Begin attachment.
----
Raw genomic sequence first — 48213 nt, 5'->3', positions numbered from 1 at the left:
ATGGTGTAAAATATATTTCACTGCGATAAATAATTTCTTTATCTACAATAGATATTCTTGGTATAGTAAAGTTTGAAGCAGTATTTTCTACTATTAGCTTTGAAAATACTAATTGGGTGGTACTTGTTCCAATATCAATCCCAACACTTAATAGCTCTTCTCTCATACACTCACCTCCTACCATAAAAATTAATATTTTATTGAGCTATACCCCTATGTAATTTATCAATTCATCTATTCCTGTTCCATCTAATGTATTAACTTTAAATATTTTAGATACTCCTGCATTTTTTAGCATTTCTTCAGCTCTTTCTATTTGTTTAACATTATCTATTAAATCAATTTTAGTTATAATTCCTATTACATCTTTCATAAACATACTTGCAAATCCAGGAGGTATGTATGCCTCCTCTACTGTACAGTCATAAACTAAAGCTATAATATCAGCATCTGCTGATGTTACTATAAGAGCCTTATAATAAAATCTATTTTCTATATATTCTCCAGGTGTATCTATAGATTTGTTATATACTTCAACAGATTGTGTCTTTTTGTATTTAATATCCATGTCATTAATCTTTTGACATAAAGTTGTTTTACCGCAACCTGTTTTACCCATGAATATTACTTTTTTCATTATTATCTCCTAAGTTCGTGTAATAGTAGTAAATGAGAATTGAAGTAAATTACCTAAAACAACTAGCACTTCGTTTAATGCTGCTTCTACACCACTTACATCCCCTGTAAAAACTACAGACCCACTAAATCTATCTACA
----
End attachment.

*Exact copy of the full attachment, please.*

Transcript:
Raw genomic sequence first — 48213 nt, 5'->3', positions numbered from 1 at the left:
ATGGTGTAAAATATATTTCACTGCGATAAATAATTTCTTTATCTACAATAGATATTCTTGGTATAGTAAAGTTTGAAGCAGTATTTTCTACTATTAGCTTTGAAAATACTAATTGGGTGGTACTTGTTCCAATATCAATCCCAACACTTAATAGCTCTTCTCTCATACACTCACCTCCTACCATAAAAATTAATATTTTATTGAGCTATACCCCTATGTAATTTATCAATTCATCTATTCCTGTTCCATCTAATGTATTAACTTTAAATATTTTAGATACTCCTGCATTTTTTAGCATTTCTTCAGCTCTTTCTATTTGTTTAACATTATCTATTAAATCAATTTTAGTTATAATTCCTATTACATCTTTCATAAACATACTTGCAAATCCAGGAGGTATGTATGCCTCCTCTACTGTACAGTCATAAACTAAAGCTATAATATCAGCATCTGCTGATGTTACTATAAGAGCCTTATAATAAAATCTATTTTCTATATATTCTCCAGGTGTATCTATAGATTTGTTATATACTTCAACAGATTGTGTCTTTTTGTATTTAATATCCATGTCATTAATCTTTTGACATAAAGTTGTTTTACCGCAACCTGTTTTACCCATGAATATTACTTTTTTCATTATTATCTCCTAAGTTCGTGTAATAGTAGTAAATGAGAATTGAAGTAAATTACCTAAAACAACTAGCACTTCGTTTAATGCTGCTTCTACACCACTTACATCCCCTGTAAAAACTACAGACCCACTAAATCTATCTACA